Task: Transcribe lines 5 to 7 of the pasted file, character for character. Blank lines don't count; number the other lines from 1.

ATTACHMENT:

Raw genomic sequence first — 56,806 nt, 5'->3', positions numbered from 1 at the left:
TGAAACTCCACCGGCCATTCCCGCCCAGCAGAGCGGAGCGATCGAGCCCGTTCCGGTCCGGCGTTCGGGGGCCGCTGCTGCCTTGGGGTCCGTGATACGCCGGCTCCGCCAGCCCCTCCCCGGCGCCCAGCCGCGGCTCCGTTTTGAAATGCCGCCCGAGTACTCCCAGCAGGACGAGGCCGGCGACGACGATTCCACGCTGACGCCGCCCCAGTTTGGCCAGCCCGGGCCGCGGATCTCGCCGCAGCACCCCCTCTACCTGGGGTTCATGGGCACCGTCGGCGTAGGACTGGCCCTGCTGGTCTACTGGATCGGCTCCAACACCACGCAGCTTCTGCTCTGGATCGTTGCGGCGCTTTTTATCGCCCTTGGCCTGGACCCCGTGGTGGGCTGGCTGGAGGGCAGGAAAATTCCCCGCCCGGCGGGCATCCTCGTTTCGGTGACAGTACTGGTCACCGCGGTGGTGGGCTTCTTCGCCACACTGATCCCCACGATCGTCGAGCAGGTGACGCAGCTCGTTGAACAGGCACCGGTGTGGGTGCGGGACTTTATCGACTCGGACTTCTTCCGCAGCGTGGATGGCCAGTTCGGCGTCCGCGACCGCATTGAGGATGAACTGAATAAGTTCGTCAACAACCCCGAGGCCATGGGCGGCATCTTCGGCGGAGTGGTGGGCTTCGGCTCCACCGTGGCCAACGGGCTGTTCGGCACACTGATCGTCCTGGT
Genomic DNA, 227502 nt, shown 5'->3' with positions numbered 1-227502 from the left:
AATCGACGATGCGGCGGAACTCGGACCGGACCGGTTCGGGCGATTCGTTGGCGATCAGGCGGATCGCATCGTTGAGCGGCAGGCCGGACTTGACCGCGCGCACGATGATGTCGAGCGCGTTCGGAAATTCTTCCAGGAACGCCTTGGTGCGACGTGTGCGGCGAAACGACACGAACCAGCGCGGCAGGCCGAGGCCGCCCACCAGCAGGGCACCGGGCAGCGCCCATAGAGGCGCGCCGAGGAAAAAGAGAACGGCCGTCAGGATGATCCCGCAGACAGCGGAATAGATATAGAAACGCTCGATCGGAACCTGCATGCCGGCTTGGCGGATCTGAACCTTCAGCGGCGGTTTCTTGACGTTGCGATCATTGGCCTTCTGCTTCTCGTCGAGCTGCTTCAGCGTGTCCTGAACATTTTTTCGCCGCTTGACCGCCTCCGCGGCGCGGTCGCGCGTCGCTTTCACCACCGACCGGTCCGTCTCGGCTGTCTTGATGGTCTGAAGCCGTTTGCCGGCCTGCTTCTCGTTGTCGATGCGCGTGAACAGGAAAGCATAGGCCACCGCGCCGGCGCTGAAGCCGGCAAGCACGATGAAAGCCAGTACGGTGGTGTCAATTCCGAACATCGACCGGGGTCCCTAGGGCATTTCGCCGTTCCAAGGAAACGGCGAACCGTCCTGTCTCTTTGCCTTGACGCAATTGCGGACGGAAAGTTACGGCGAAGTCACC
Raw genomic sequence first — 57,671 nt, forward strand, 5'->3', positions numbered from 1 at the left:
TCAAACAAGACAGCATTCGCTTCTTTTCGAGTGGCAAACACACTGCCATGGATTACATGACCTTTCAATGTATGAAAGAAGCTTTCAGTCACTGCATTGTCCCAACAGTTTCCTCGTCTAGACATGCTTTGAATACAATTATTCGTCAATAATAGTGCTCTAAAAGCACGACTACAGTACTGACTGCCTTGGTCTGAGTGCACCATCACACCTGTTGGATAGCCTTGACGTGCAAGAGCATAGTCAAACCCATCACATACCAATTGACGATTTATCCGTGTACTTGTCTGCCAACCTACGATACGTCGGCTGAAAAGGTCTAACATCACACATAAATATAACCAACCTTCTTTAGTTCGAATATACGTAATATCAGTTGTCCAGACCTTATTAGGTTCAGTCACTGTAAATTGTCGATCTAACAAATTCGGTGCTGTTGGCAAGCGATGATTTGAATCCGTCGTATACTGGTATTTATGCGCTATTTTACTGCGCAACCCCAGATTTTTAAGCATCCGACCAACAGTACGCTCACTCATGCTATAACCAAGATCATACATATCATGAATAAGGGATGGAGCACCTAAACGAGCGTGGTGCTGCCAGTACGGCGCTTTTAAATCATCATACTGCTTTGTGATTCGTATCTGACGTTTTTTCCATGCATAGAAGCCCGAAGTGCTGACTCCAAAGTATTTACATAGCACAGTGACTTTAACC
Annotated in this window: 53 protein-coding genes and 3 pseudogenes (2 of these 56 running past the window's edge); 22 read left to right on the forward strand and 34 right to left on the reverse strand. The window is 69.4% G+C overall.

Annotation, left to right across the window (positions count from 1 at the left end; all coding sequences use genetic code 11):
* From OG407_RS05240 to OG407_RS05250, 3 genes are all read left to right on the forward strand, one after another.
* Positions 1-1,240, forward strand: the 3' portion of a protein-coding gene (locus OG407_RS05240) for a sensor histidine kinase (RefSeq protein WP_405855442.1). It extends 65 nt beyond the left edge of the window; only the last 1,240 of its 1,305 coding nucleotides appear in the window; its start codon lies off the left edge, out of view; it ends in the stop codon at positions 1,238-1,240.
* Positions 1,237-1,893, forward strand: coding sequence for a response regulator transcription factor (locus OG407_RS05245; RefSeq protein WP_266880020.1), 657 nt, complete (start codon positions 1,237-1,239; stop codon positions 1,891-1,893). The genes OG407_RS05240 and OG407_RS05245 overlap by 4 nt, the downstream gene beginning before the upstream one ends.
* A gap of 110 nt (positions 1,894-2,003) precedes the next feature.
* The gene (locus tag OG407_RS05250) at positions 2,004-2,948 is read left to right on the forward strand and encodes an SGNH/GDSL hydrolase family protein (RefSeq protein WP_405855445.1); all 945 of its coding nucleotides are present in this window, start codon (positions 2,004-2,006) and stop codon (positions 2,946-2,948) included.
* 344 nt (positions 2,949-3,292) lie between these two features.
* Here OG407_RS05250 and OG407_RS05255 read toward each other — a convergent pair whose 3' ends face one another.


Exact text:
Raw genomic sequence first — 57,671 nt, forward strand, 5'->3', positions numbered from 1 at the left:
TCAAACAAGACAGCATTCGCTTCTTTTCGAGTGGCAAACACACTGCCATGGATTACATGACCTTTCAATGTATGAAAGAAGCTTTCAGTCACTGCATTGTCCCAACAGTTTCCTCGTCTAGACATGCTTTGAATACAATTATTCGTCAATAATAGTGCTCTAAAAGCACGACTACAGTACTGACTGCCTTGGTCTGAGTGCACCATCACACCTGTTGGATAGCCTTGACGTGCAAGAGCATAGTCAAACCCATCACATACCAATTGACGATTTATCCGTGTACTTGTCTGCCAACCTACGATACGTCGGCTGAAAAGGTCTAACATCACACATAAATATAACCAACCTTCTTTAGTTCGAATATACGTAATATCAGTTGTCCAGACCTTATTAGGTTCAGTCACTGTAAATTGTCGATCTAACAAATTCGGTGCTGTTGGCAAGCGATGATTTGAATCCGTCGTATACTGGTATTTATGCGCTATTTTACTGCGCAACCCCAGATTTTTAAGCATCCGACCAACAGTACGCTCACTCATGCTATAACCAAGATCATACATATCATGAATAAGGGATGGAGCACCTAAACGAGCGTGGTGCTGCCAGTACGGCGCTTTTAAATCATCATACTGCTTTGTGATTCGTATCTGACGTTTTTTCCATGCATAGAAGCCCGAAGTGCTGACTCCAAAGTATTTACATAGCACAGTGACTTTAACC
Annotated in this window: 53 protein-coding genes and 3 pseudogenes (2 of these 56 running past the window's edge); 22 read left to right on the forward strand and 34 right to left on the reverse strand. The window is 69.4% G+C overall.